This year will be one second longer than 2014. Scientists have announced that they'll be adding an extra second, called a "leap second" to the UTC (coordinated universal time) clock on June 30 at 11:59:59.

That means the clock will read 11:59:60. This is because the Earth is moving a little slower than our super-accurate atomic clocks dictate, and it's getting out of sync. In fact, while atomic time is constant, the Earth's rotation is slowing down by around two thousandths of a second each day.

"The real simple explanation is the Earth is slowing down a little bit," Nick Stamatakos, the head of the Earth Orientate Parameters at the US Naval Observatory told the Australian Broadcasting Corporation

"For that day there'll be 86,401 seconds, instead of 86,400 seconds," he told The Telegraph.

The decision comes from scientists at the Paris-based International Earth Rotation and Reference Systems Service, who take stock of how punctual our planet is.

It's not a rare move - this is the 26th leap second that's been added since 1972, and the last one was added in 2012. But it didn't go entirely smoothly - lot of the software that supports websites couldn't cope, and the leap second took out internet bigwigs Reddit, LinkedIn, Gizmodo and FourSquare.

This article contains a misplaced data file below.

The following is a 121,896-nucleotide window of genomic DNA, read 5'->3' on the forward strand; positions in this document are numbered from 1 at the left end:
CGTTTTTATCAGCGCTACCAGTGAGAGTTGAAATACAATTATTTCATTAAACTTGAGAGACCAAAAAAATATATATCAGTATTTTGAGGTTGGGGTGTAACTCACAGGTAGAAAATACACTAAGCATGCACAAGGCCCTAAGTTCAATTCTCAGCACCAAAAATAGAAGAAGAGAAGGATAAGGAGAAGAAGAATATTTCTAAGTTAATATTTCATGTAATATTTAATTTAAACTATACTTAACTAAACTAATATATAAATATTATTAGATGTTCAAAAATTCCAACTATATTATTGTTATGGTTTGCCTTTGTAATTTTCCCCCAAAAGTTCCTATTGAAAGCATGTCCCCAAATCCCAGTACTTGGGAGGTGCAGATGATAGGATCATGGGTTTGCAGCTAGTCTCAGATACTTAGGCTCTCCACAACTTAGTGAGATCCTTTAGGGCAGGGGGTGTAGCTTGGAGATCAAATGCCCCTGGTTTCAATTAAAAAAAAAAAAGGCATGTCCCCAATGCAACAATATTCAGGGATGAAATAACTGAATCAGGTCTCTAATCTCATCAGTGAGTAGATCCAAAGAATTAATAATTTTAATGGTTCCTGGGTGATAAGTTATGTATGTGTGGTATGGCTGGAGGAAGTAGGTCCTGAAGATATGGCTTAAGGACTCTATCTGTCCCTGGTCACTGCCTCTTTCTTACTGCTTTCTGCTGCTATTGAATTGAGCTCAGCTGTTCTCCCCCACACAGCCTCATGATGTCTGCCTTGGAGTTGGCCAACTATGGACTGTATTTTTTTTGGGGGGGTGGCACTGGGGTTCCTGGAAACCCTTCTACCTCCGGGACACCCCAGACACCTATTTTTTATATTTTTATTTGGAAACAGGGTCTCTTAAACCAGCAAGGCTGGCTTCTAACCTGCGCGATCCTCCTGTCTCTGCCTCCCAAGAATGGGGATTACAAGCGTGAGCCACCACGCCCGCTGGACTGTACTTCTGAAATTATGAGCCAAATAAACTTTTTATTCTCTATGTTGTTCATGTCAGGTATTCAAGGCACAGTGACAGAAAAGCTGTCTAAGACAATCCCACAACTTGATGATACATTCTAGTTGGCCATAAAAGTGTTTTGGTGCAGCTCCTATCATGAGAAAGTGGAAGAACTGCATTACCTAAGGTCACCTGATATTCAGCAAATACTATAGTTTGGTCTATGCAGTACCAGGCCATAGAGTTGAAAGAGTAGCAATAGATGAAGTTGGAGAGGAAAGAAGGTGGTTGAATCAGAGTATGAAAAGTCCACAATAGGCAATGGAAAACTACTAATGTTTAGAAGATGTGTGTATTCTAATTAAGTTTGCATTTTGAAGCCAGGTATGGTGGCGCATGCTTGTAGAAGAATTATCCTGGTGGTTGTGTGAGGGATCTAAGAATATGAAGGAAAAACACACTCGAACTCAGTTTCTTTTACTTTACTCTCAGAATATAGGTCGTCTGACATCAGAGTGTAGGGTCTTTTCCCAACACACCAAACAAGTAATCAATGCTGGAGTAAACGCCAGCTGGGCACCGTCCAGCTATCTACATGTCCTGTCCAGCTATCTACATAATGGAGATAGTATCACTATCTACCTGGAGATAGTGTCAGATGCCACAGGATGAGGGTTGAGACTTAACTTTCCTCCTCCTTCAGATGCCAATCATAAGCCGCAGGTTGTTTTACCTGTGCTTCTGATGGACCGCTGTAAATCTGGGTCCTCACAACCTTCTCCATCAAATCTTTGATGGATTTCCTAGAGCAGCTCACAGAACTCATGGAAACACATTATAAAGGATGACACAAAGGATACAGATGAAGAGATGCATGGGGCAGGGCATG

This is because the Network Time Protocol that computers use to sync themselves up with the world's atomic clocks. And when this protocol sees the same second being repeated on the clock, it assumes that something's gone wrong and havoc ensues.

Google has come up with a technique to deal with the problem called a 'leap smear', but people are still worried about communication and banking disruptions. 

And there are also concerns that too many leap seconds could ruin Greenwich Mean Time forever, as The Telegraph reports:

"Experts also fear that once this link is broken it could never be restored because although the Earth's timekeeping systems are built to accommodate the occasional leap second, adding a leap minute or hour to global time would be virtually impossible."

But while there are calls form the US government and other countries to get rid of leap seconds altogether due to disruptions, the rest of the world is keen to make sure that the Earth's rotation and the atomic clock stay in sync. 

Either way, the leap second is coming this year whether you like it or not.

The real question is, what are you going to do with it?

Source: The Telegraph, ABC News